and one proposed hypothesis for the lithium reabsorption in sodium-depleted conditions is that the low end-tubular sodium concentration leads to reduced sodium reabsorption and hyperpolarization of the apical membrane, resulting in a condition that favors lithium reuptake (44). In our study, the increased creatinine clearance in the aldosterone-treated rats resulted in an increased tubular sodium and water load and, consequently, increased tubular sodium reabsorption to maintain steady state. This is partly accommodated by increased reabsorption in the proximal tubule through the glomerulotubular balance and load-dependent increased reabsorption in the thick ascending limb. Moreover, in the DCT, CNT, and CCD, sodium reabsorption could be enhanced by the aldosterone-regulated proteins NCC and ENaC. Therefore, the increased tubular sodium load may reduce the reabsorption of lithium and plasma lithium concentration. In conclusion, we have shown a segment-specic lack of response to aldosterone on -ENaC protein expression and intracellular ENaC redistribution in the CCD in rats with
lithium-induced NDI, whereas aldosterone-mediated ENaC regulation in the late DCT and CNT appears normal. These results extend our previous ndings of decreased expression of -ENaC and -ENaC in the CCD and further support evidence that the CCD is the principal site for lithium-induced abnormalities in renal tubular sodium handling and increased urinary sodium excretion in rats with lithium-induced NDI. The underlying mechanism as to how lithium induces the altered responsiveness to aldosterone specically in the CCD remains to be determined.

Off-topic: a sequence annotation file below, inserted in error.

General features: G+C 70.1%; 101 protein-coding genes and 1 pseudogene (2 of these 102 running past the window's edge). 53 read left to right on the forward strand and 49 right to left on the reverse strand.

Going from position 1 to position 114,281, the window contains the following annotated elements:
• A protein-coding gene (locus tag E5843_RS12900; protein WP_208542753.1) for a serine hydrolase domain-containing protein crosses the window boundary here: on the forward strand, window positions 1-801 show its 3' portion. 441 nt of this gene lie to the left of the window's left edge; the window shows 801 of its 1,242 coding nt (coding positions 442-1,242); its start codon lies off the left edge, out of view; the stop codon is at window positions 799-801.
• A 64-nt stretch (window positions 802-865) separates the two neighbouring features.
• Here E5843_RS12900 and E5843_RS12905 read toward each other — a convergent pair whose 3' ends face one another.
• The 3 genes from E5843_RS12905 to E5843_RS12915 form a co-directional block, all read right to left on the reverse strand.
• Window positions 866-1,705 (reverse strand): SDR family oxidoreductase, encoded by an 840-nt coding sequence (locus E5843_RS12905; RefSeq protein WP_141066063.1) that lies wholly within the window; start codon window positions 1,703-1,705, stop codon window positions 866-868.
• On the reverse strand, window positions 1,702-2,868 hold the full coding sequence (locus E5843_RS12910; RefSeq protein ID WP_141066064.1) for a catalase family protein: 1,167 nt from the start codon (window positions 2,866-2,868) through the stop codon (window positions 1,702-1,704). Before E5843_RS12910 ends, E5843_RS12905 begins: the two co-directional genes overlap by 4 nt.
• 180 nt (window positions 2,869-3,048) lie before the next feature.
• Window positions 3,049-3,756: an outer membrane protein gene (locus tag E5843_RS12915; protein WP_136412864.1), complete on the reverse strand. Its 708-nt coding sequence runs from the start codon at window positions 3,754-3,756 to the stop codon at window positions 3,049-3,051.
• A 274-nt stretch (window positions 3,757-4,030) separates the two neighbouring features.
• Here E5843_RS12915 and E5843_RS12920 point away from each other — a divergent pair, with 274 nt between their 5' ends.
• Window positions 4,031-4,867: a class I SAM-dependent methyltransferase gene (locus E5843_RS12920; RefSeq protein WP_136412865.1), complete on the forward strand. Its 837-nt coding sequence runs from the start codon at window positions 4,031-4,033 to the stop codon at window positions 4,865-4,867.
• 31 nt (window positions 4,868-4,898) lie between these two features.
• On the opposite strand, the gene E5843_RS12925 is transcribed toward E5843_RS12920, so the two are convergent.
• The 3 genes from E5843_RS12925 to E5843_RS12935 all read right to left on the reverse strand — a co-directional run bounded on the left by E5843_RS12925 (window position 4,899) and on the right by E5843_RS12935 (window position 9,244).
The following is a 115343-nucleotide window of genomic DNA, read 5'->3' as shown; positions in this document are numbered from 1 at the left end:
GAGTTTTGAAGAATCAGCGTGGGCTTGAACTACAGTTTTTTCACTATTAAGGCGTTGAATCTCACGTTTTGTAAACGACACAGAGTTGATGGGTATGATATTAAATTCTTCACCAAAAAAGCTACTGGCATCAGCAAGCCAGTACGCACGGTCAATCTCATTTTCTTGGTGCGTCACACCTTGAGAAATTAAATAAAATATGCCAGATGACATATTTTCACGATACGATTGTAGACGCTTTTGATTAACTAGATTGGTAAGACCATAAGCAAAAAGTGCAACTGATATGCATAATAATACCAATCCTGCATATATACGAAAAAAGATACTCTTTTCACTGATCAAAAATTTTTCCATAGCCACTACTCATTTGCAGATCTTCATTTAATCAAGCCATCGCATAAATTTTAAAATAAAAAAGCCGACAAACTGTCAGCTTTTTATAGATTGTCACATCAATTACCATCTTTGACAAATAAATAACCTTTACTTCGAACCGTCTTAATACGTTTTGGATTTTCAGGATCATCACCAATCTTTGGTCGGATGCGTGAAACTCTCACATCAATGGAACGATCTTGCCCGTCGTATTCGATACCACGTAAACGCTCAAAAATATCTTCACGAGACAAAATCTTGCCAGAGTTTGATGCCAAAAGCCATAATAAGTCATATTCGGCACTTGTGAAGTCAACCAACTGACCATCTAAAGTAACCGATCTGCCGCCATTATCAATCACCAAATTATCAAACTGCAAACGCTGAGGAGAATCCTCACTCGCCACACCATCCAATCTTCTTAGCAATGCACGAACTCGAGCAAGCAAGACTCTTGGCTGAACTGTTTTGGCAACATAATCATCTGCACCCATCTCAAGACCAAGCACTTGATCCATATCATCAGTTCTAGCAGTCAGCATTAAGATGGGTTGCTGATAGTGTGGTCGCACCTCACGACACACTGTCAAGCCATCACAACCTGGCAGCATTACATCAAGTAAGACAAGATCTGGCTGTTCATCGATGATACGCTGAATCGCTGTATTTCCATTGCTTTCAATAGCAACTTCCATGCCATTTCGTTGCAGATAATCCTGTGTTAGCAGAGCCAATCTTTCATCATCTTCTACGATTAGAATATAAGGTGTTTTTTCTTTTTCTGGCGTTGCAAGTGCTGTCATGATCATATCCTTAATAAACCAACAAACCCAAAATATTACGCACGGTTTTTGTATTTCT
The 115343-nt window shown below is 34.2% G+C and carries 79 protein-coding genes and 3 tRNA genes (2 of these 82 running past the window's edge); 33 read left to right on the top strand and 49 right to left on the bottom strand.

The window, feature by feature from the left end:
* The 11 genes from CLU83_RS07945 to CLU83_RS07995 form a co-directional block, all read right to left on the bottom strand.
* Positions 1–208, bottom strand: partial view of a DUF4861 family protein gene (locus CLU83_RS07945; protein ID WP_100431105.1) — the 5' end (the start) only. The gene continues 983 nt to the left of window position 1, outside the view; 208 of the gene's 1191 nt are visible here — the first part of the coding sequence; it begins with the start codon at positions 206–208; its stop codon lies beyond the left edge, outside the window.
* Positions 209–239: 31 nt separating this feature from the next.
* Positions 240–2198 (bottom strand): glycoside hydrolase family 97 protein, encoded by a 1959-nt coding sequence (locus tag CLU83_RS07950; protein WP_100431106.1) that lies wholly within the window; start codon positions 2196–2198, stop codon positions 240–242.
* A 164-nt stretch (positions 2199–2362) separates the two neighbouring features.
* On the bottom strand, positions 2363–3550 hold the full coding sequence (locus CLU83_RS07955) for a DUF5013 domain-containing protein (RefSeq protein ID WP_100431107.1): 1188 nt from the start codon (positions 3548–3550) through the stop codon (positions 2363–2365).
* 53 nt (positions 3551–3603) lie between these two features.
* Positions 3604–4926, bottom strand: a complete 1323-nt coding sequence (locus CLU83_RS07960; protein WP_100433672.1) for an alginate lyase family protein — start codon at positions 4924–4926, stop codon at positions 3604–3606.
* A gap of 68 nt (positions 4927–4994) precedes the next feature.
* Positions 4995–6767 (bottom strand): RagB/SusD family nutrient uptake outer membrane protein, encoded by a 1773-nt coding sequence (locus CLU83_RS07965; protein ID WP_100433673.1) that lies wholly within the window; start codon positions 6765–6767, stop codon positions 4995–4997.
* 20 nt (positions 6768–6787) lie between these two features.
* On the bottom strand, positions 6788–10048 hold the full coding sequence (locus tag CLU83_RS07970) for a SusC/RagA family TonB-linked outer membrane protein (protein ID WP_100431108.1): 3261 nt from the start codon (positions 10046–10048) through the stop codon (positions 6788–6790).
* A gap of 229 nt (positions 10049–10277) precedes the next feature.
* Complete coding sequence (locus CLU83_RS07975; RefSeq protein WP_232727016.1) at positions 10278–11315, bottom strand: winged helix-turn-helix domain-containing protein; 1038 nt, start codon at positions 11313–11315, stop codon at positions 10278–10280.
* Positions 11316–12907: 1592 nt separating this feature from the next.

ACKNOWLEDGMENTS We thank Helle Hyer, Lotte Vallentin Holbech, Ida Maria Jalk, Inger Merete Paulsen, Zhila Nikrozi, Mette Vistisen, Gitte Kall, and Dorte Wulff for expert technical assistance. GRANTS The Water and Salt Research Center at the University of Aarhus is established and supported by the Danish National Research Foundation (Danwww.ajprenal.org